Select Committee on Procedure First Report


APPENDIX

Letter from the Chairman of the Joint Committee on Human Rights to the Chairman of the Procedure Committee

Making of Remedial Orders

I enclose a copy of the Seventh Report from the JCHR, which was published shortly before Christmas. The report reviews the procedures for making "remedial orders" under the Human Rights Act in the light of the experience of the first one made. I am drawing it to your special attention because in it the Committee makes a number of recommendations for tightening up the procedures of the House relating to the making of these new forms of subordinate legislation. They are summarised in Annex B of the Report.

Like deregulation or regulatory reform orders, remedial orders can amend primary legislation where there was no specific power in that legislation giving Ministers power to do so by means of delegated legislation. Their special and exceptional nature, requiring some more rigorous form of parliamentary scrutiny than standard affirmative procedure, is acknowledged by the various provisions of Schedule 2 to the 1998 Act requiring proposals for draft remedial orders and draft or made orders to be subject to consultation, with extended periods to allow for this; and by the explicit provisions to involve the JCHR in the process of consultation and approval which are included in the standing orders of each House.

I do not think the Procedure Committee was consulted on the proposals of the 1998 Act, and although the procedure was clearly based on the deregulation procedures, it has not been carried through with quite the same degree of thoroughness into the standing orders of the Commons. In particular, the standing orders have not been changed to make any special provision for the process by which the House approves a remedial order, in contrast to the elaborate procedures which were developed for deregulation and regulatory reform orders.

The Committee believes that, because of their special nature, remedial orders should not simply be treated as being on a par with other affirmative procedure instruments, and that they should enjoy the kind of safeguards which apply to the approval of other "super-affirmative" instruments. In particular, we note that deregulation or regulatory reform orders in the Commons must be approved on the floor of the House and cannot be referred to standing committee, and that the standing orders impose different levels of procedure in consequence of different recommendations from the Deregulation and Regulatory Reform Committee as to whether the draft orders should be approved (see S.O. No. 18).

However, our suggested improvements to the standing orders relating to remedial orders are not quite as complicated as the deregulation procedure. In essence, our proposals would provide—

—  that if the JCHR so recommended, a Remedial Order (whether or not in draft) would be taken on the floor of the House rather than in standing committee (we suggested this rather than wholesale dereferral as being more convenient in cases where the proposed change to the law seemed to us wholly uncontroversial);

—  that no motion could be made to approve a Remedial Order (whether or not in draft) before the JCHR had reported to the House on it, provided that we did so within the statutory periods required (this proposal anticipates a separate proposal to reduce the delay required by the Act before parliamentary approval can be given to draft remedial orders—it is also very much in line with the constant urgings of the Procedure Committee that the standing orders should be amended to prevent other approval motions being taken before the JCSI had reported on an instrument);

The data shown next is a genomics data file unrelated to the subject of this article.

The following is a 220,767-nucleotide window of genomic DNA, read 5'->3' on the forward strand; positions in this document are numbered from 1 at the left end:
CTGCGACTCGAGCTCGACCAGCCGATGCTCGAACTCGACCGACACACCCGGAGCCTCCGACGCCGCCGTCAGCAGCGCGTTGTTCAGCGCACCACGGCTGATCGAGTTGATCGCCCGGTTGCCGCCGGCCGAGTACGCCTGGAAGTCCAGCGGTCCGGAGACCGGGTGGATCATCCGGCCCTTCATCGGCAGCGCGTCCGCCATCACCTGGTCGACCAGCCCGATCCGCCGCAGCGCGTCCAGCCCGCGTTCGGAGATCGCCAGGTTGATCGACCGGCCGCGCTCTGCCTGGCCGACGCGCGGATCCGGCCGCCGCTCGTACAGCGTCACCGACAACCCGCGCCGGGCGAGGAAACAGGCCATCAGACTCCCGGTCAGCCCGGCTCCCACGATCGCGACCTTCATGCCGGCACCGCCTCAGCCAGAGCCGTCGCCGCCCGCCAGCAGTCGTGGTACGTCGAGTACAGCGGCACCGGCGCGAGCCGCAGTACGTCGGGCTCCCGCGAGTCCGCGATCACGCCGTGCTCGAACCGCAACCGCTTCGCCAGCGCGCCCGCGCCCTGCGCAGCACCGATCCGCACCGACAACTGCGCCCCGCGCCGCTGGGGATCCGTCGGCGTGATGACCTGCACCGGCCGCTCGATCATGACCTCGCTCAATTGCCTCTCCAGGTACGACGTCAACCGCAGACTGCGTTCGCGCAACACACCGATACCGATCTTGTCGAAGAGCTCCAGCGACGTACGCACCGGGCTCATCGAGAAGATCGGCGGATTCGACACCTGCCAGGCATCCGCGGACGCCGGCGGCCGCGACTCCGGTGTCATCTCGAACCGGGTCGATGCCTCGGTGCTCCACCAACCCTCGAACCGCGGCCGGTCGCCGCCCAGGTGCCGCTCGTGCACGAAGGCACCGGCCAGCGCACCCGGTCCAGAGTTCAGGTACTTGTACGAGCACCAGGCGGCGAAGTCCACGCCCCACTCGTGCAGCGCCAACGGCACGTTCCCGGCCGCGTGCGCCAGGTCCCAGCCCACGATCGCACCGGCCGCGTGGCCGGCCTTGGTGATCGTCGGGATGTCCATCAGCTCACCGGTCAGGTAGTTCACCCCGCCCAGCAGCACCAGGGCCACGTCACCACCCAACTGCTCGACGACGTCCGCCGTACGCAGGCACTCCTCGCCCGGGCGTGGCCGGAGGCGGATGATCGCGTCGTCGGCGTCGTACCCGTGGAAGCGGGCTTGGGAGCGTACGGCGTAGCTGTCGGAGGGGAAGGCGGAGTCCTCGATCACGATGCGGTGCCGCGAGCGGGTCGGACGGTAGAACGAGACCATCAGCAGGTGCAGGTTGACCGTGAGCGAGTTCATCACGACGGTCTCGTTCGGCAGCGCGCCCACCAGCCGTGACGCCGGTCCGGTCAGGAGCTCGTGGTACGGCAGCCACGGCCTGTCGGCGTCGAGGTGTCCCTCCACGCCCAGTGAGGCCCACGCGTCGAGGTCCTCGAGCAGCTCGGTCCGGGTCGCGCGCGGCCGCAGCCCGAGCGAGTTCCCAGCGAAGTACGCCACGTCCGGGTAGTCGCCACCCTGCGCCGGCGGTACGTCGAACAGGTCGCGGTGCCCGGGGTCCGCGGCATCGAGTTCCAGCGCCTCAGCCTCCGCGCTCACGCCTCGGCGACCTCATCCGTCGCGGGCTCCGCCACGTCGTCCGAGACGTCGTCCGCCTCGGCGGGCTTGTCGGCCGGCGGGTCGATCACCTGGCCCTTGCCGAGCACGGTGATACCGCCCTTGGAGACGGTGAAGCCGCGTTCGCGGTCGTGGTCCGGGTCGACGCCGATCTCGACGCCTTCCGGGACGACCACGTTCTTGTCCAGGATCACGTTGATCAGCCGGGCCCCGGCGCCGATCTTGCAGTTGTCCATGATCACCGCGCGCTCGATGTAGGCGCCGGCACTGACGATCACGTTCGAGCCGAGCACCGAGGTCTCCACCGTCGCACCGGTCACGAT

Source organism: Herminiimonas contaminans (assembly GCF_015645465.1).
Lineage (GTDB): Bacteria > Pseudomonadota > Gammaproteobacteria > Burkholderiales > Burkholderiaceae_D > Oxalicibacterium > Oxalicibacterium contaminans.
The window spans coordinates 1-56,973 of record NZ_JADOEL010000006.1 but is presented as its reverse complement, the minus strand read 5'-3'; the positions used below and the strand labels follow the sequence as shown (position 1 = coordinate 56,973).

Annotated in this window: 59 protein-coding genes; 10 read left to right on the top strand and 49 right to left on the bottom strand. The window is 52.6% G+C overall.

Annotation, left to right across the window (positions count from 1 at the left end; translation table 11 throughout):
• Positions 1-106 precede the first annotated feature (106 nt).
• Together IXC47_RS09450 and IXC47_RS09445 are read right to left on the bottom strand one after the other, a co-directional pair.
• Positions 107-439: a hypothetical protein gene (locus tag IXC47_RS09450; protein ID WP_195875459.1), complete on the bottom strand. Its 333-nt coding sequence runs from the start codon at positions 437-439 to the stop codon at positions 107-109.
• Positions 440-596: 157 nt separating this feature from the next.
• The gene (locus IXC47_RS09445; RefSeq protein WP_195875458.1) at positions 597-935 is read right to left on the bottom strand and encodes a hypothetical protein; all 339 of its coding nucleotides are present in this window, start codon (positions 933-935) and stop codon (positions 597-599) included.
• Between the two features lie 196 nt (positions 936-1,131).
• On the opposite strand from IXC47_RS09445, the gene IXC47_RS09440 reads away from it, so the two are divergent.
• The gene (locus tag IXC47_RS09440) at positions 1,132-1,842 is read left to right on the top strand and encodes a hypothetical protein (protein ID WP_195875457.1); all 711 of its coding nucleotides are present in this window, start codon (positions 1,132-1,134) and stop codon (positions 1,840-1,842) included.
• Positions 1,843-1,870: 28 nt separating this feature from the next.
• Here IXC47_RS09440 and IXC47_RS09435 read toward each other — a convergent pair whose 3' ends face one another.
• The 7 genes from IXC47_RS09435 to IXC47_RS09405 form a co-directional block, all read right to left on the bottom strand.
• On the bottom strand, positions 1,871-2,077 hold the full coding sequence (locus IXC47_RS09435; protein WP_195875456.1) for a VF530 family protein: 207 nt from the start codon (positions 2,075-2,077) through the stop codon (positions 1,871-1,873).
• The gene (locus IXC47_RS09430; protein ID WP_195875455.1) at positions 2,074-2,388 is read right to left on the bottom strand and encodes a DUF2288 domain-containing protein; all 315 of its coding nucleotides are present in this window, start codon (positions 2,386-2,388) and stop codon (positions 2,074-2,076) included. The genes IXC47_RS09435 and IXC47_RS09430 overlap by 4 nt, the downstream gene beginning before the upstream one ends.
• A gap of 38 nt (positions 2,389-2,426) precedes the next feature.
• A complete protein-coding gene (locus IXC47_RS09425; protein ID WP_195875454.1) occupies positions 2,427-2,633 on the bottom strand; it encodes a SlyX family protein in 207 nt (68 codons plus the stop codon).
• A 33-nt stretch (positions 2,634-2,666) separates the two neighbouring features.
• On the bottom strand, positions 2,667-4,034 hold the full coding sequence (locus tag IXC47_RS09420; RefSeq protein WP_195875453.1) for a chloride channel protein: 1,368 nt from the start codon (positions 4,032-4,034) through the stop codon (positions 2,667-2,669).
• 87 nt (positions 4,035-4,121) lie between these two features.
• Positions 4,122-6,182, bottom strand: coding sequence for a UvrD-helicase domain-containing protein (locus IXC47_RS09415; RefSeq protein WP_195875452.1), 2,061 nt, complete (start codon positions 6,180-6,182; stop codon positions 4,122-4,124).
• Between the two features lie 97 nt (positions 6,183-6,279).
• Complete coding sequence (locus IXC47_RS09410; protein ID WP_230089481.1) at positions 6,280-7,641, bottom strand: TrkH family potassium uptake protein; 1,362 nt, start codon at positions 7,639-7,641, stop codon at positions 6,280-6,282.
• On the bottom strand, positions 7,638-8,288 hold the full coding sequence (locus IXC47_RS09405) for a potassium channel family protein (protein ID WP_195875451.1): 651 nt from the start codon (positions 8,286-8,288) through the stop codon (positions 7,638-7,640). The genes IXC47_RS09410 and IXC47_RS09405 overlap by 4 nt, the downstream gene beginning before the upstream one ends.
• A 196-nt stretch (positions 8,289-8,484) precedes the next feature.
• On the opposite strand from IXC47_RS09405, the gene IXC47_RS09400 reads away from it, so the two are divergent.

—  that if the JCHR recommended against the approval of a Remedial Order (whether or not in draft), the House would first have to resolve to disagree with our recommendation (in a debate lasting no more than three hours) before it could approve the Order (by analogy with the safeguard applied to deregulation and regulatory reform orders by S.O. No. 18—which, it is worth noting, has never needed to be invoked because the threat of an adverse recommendation has always been sufficient to dissuade the Government from proceeding with a proposal) .

We also note that the standing order for the JCSI needs to be amended to exclude remedial orders from its consideration—clearly this was the intention in drafting the standing order for the JCHR, but the consequential change to the terms of reference of the JCSI has not been made.

I would be grateful if you would draw our recommendations to the attention of your Committee. While you might well feel that a formal response to my Committee's proposals is unnecessary, it would certainly be helpful if you were able to support them formally and convey that support to the Leader of the House in due course. We have, I hope helpfully, set out the proposed changes in immediately useable form in Annex B to the report. If your Committee has any detailed comments to make on them, I would be glad to hear them.

Jean Corston MP

8 January 2002


 
previous page contents next page

House of Commons home page Parliament home page House of Lords home page search page enquiries index

© Parliamentary copyright 2002
Prepared 14 February 2002